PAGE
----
Rare diamond
A study suggests Earth's interior is rich in diamond. Here, a rare polished diamond is pictured at the office of 77diamonds company in Antwerp, Belgium, Feb.1, 2018. REUTERS/Francois Lenoir

We all may see diamond as a rare and precious mineral, but if a new study is anything to go by, it could be much more abundant than any of us thought.

An international group of researchers — scientists from MIT, Harvard, University College London, and the University of Melbourne — has found that more than a quadrillion tons of diamonds could be hidden deep beneath the surface of our planet, way beyond anyone has ever drilled.

The team came to this theory after analyzing the movement of seismic waves or sound waves that are produced due to Earthquakes and Tsunamis and travel through the interior parts of our planet.

Several government agencies, including the United States Geological Survey or USGS, have been tracking these waves to determine the epicenter of earthquakes occurring across the globe. The data is useful for predicting life-threatening events but has also been providing new insight into the interior of our planet.

Essentially, the speed and intensity of these sound waves changes depending on the density and composition of the rocks they pass through. The information helps scientists learn more about the rocks present in Earth’s crust and uppermost mantle.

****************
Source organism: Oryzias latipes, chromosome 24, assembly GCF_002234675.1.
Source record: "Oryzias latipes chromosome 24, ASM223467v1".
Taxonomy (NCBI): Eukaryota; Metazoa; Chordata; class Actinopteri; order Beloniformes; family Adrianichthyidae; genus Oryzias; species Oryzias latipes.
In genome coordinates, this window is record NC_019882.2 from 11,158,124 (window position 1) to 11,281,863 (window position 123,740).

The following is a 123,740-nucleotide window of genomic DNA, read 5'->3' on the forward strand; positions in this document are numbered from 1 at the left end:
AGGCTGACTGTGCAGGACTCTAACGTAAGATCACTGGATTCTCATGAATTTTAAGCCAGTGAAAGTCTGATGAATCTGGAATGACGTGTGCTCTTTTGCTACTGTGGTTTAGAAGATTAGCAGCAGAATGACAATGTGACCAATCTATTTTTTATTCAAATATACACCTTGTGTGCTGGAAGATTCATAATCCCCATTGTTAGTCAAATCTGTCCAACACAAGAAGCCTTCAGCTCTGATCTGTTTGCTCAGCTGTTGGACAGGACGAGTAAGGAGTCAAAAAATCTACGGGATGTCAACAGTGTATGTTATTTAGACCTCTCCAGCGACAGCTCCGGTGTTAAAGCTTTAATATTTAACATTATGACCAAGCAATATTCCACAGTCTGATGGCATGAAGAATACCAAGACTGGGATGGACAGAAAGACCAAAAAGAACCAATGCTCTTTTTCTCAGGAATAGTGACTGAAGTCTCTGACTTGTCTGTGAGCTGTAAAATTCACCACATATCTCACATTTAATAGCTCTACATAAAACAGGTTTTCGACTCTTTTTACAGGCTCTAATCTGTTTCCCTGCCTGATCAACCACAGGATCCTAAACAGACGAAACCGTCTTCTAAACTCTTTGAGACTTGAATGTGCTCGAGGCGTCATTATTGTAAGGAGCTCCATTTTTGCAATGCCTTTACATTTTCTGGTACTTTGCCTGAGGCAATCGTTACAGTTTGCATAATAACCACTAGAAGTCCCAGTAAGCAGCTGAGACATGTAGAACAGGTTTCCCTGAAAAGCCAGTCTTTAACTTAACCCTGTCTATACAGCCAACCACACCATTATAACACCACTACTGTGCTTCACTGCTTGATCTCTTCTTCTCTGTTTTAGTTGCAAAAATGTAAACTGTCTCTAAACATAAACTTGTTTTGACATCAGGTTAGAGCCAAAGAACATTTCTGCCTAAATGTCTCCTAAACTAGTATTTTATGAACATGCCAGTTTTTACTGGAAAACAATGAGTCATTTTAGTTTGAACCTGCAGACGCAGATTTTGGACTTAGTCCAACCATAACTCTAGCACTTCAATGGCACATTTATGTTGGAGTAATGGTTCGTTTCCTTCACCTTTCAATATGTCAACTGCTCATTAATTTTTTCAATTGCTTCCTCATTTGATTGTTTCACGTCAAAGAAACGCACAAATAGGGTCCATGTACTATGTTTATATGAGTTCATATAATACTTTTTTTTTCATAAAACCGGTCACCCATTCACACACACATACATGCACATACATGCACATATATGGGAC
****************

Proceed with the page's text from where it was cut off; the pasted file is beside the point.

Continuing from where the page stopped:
However, researchers encountered a mystery while conducting these studies — the seismic waves appear to gain speed while passing through super-old rock formations dubbed cratons.

Appearing like inverted mountains, cratons are those ancient rocks that are found in the interior of tectonic planets and extend several hundred miles deep into the mantle. Scientists have long known about these rocks and their nature, but there was no viable theory to explain the seismic wave speeds noted in the data.

“The velocities that are measured are faster than what we think we can reproduce with reasonable assumptions about what is there,” Ulrich Faul, one of the authors of the latest work, said in a statement. “Then we have to say, ‘There is a problem.’ That’s how this project started.”

To solve the anomaly, the team started working on different types of virtual rock models. They tested different compositions to find the one that could best explain the strange sound wave speeds.

As the group expected, the technique revealed that craton containing one to two percent of diamond and other deep-Earth rocks is the ideal match.

“Diamond in many ways is special,” Faul added. “One of its special properties is, the sound velocity in diamond is more than twice as fast as in the dominant mineral in upper mantle rocks, olivine.”

Considering the total volume of craton roots believed to be present in the Earth, the percentage found amounts to a quadrillion tons of diamond scattered somewhere between 90 to 150 miles beneath the surface. This is a thousand times more than what has been estimated in previous studies.

The study titled, “Multidisciplinary Constraints on the Abundance of Diamond and Eclogite in the Cratonic Lithosphere,” was published June 19 in the journal Geochemistry, Geophysics, Geosystems.